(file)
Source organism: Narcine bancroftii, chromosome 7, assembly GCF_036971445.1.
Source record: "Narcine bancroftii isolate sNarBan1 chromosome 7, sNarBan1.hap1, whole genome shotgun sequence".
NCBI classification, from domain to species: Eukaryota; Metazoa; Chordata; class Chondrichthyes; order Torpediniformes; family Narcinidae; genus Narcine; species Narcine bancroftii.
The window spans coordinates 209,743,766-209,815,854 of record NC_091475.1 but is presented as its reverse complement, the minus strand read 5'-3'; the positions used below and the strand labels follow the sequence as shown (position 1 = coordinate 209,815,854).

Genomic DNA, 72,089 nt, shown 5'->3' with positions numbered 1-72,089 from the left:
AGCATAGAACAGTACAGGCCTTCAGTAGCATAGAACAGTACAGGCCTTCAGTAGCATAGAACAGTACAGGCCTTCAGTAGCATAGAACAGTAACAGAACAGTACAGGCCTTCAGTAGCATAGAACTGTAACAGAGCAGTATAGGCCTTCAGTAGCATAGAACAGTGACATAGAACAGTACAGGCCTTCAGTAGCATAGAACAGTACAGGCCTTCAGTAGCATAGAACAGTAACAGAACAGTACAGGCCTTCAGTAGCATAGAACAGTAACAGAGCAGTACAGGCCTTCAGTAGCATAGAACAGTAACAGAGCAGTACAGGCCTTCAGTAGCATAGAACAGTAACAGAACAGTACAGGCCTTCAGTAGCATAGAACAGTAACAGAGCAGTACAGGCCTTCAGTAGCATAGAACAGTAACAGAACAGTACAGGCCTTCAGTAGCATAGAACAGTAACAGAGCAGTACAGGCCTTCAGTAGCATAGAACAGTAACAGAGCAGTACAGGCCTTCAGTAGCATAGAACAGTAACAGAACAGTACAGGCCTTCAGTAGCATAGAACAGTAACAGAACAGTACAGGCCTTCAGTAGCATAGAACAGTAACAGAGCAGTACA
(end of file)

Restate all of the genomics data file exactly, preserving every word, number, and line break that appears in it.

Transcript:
Source organism: Narcine bancroftii, chromosome 7, assembly GCF_036971445.1.
Source record: "Narcine bancroftii isolate sNarBan1 chromosome 7, sNarBan1.hap1, whole genome shotgun sequence".
NCBI classification, from domain to species: Eukaryota; Metazoa; Chordata; class Chondrichthyes; order Torpediniformes; family Narcinidae; genus Narcine; species Narcine bancroftii.
The window spans coordinates 209,743,766-209,815,854 of record NC_091475.1 but is presented as its reverse complement, the minus strand read 5'-3'; the positions used below and the strand labels follow the sequence as shown (position 1 = coordinate 209,815,854).

Genomic DNA, 72,089 nt, shown 5'->3' with positions numbered 1-72,089 from the left:
AGCATAGAACAGTACAGGCCTTCAGTAGCATAGAACAGTACAGGCCTTCAGTAGCATAGAACAGTACAGGCCTTCAGTAGCATAGAACAGTAACAGAACAGTACAGGCCTTCAGTAGCATAGAACTGTAACAGAGCAGTATAGGCCTTCAGTAGCATAGAACAGTGACATAGAACAGTACAGGCCTTCAGTAGCATAGAACAGTACAGGCCTTCAGTAGCATAGAACAGTAACAGAACAGTACAGGCCTTCAGTAGCATAGAACAGTAACAGAGCAGTACAGGCCTTCAGTAGCATAGAACAGTAACAGAGCAGTACAGGCCTTCAGTAGCATAGAACAGTAACAGAACAGTACAGGCCTTCAGTAGCATAGAACAGTAACAGAGCAGTACAGGCCTTCAGTAGCATAGAACAGTAACAGAACAGTACAGGCCTTCAGTAGCATAGAACAGTAACAGAGCAGTACAGGCCTTCAGTAGCATAGAACAGTAACAGAGCAGTACAGGCCTTCAGTAGCATAGAACAGTAACAGAACAGTACAGGCCTTCAGTAGCATAGAACAGTAACAGAACAGTACAGGCCTTCAGTAGCATAGAACAGTAACAGAGCAGTACA